Women Soon After Pregnancy’s End at High Risk of NMOSD Relapse

Women Soon After Pregnancy’s End at High Risk of NMOSD Relapse
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The first trimester after giving birth or ending a pregnancy is a time of high risk for women with neuromyelitis optica spectrum disorder (NMOSD), with younger patients, those with more AQP4 antibodies, or inadequate prenatal care most at risk of an attack, a study found.

According to its researchers, this study of pregnancy-related attacks in NMOSD patients at multiple Chinese hospitals, was “the largest cohort to explicitly summarise the pregnancy-related characteristics of NMOSD with different antibody subsets in China.”

The study, “Neuromyelitis optica spectrum disorder: pregnancy-related attack and predictive risk factors,” was published in the Journal of Neurology, Neurosurgery and Psychiatry.

NMOSD is an autoimmune disease in which antibodies, produced by the immune system, mistakenly attack astrocytes and oligodendrocytes — cells that support the nervous system — causing inflammation in the optic nerve and spinal cord.

Most NMOSD patients have elevated levels of antibodies that target the protein aquaporin-4 (AQP4) in astrocytes, while some also have antibodies against myelin oligodendrocyte glycoprotein (MOG).

NMOSD primarily affects women, and relapses can be triggered by pregnancy, particularly during the early postpartum period — the three month (trimester) after giving birth or terminating a pregnancy.  Higher recurrence rates during and after pregnancy associate with higher miscarriage rates and more severe disability.

Researchers investigated the effects of pregnancy on NMOSD, and risk factors that contribute to pregnancy-related relapses. 

Retrospective data covering 136 pregnancies in 110 patients with NMOSD, all treated at Huashan Hospital in Shanghai between January 2015 to April 2019, were included in the study. To develop a pregnancy-related relapse risk prediction model, an additional 35 patients with 44 pregnancies from three other hospitals were included in the analysis.

Of the 110 study group patients, 83 had antibodies against AQP4 (anti-AQP4). These women had a total of 108 pregnancies and 126 pregnancy-related attacks, of which 51 (40.5%) occurred during the three-month postpartum period. Sixty-six pregnancies in 50 of these anti-AQP4 positive patients were recorded after NMOSD onset, with an increased average rate of relapse in the year after pregnancy compared to the year before.  

Twenty-one patients had antibodies against MOG (anti-MOG), and 21 pregnancies. A total of 28 pregnancy-related attacks were reported, of which 11 (39.3%) were within three months postpartum. 

A total of 60 patients across both groups had 76 pregnancies after disease onset, with 31 deliveries and 19 terminations.  In the delivery group, the relapse rate was significantly higher during the first three months postpartum than before pregnancy. Disability measured by Expanded Disability Status Scale (EDSS) was also significantly higher during pregnancy, and at one year postpartum than before the pregnancy.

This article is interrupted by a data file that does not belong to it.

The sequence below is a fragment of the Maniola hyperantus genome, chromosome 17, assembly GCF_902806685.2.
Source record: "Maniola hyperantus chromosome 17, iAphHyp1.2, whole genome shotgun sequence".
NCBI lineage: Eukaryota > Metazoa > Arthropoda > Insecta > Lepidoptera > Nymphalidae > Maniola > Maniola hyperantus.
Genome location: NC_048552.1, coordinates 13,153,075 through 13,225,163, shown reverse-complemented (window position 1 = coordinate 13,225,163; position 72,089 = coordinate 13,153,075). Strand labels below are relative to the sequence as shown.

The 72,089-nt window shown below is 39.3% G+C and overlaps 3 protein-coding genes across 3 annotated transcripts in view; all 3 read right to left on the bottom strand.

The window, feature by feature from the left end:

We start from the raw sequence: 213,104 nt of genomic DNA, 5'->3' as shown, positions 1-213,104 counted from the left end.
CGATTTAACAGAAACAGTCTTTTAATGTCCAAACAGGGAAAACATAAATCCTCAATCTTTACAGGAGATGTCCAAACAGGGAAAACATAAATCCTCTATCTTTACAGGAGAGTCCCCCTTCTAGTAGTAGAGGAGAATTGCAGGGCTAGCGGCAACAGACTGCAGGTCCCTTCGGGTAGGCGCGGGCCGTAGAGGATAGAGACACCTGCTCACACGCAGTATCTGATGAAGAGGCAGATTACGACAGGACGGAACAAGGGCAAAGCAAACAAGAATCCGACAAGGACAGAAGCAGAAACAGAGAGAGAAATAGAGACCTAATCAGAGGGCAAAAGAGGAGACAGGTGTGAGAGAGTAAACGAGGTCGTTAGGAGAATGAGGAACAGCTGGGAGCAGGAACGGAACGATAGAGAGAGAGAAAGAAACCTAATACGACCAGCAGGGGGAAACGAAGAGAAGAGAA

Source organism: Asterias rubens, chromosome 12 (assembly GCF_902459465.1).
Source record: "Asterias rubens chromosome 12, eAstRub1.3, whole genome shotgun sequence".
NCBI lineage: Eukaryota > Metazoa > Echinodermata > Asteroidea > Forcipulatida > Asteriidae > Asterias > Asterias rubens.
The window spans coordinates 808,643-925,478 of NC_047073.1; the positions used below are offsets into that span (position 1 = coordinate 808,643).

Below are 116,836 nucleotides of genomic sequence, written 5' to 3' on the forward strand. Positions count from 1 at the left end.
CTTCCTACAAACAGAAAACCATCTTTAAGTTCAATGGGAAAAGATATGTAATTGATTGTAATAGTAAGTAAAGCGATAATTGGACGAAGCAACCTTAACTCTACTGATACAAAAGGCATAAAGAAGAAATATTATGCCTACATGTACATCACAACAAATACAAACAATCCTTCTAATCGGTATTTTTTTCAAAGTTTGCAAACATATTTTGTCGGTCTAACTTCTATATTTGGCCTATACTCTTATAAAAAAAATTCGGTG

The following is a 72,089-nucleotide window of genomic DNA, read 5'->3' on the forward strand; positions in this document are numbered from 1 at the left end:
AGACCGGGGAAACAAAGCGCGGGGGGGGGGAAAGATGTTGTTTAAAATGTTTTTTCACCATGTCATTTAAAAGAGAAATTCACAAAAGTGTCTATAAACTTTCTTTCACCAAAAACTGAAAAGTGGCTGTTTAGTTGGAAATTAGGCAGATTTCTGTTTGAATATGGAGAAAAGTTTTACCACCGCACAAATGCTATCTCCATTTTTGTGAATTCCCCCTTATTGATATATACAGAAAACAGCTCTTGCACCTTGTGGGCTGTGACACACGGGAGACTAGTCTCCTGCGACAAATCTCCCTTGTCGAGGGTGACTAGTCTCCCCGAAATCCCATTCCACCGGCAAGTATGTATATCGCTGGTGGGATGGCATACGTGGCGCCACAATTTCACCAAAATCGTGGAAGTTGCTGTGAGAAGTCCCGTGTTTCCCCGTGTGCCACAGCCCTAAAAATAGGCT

A similar pattern in relapse rate and EDSS was observed among women who ended a pregnancy. 

In their analysis of risk factors, researchers looked at 50 pregnancies with pregnancy-related attacks, and 26 without pregnancy-related attacks.

Older age at disease onset was associated with a lower risk for pregnancy-related attacks, while younger age at delivery (20–33 years old) or termination, inadequate treatment during pregnancy and after delivery or termination, and high anti-AQP4 levels were all associated with an increased risk.

Further analysis confirmed that these factors were independently linked to an increased risk of pregnancy-related attacks. A model to predict the probability of pregnancy-related attacks found agreement between the predicted and actual probability of pregnancy-related attacks in both the primary group and the additional risk analysis group.

Within the study group, a comparison of 58 patients positive for either AQP4 (42 patients) or MOG (16 patients) antibodies found that AQP4 group patients had less inflammation of the optic nerve, more inflammation of the spinal cord, and more autoantibodies that attack the patient’s own tissues. During the remission stage of pregnancy-related attacks, their median EDSS score was significantly higher than that of patients in the MOG group.

“Our results indicated that physicians might need to pay enough attention to the risk of pregnancy-related attack in patients with higher AQP4-ab titer,” the researchers wrote.

Aisha Abdullah received a B.S. in biology from the University of Houston and a Ph.D. in neuroscience from Weill Cornell Medical College, where she studied the role of microRNA in embryonic and early postnatal brain development. Since finishing graduate school, she has worked as a science communicator making science accessible to broad audiences.
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Ana holds a PhD in Immunology from the University of Lisbon and worked as a postdoctoral researcher at Instituto de Medicina Molecular (iMM) in Lisbon, Portugal. She graduated with a BSc in Genetics from the University of Newcastle and received a Masters in Biomolecular Archaeology from the University of Manchester, England. After leaving the lab to pursue a career in Science Communication, she served as the Director of Science Communication at iMM.
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Aisha Abdullah received a B.S. in biology from the University of Houston and a Ph.D. in neuroscience from Weill Cornell Medical College, where she studied the role of microRNA in embryonic and early postnatal brain development. Since finishing graduate school, she has worked as a science communicator making science accessible to broad audiences.
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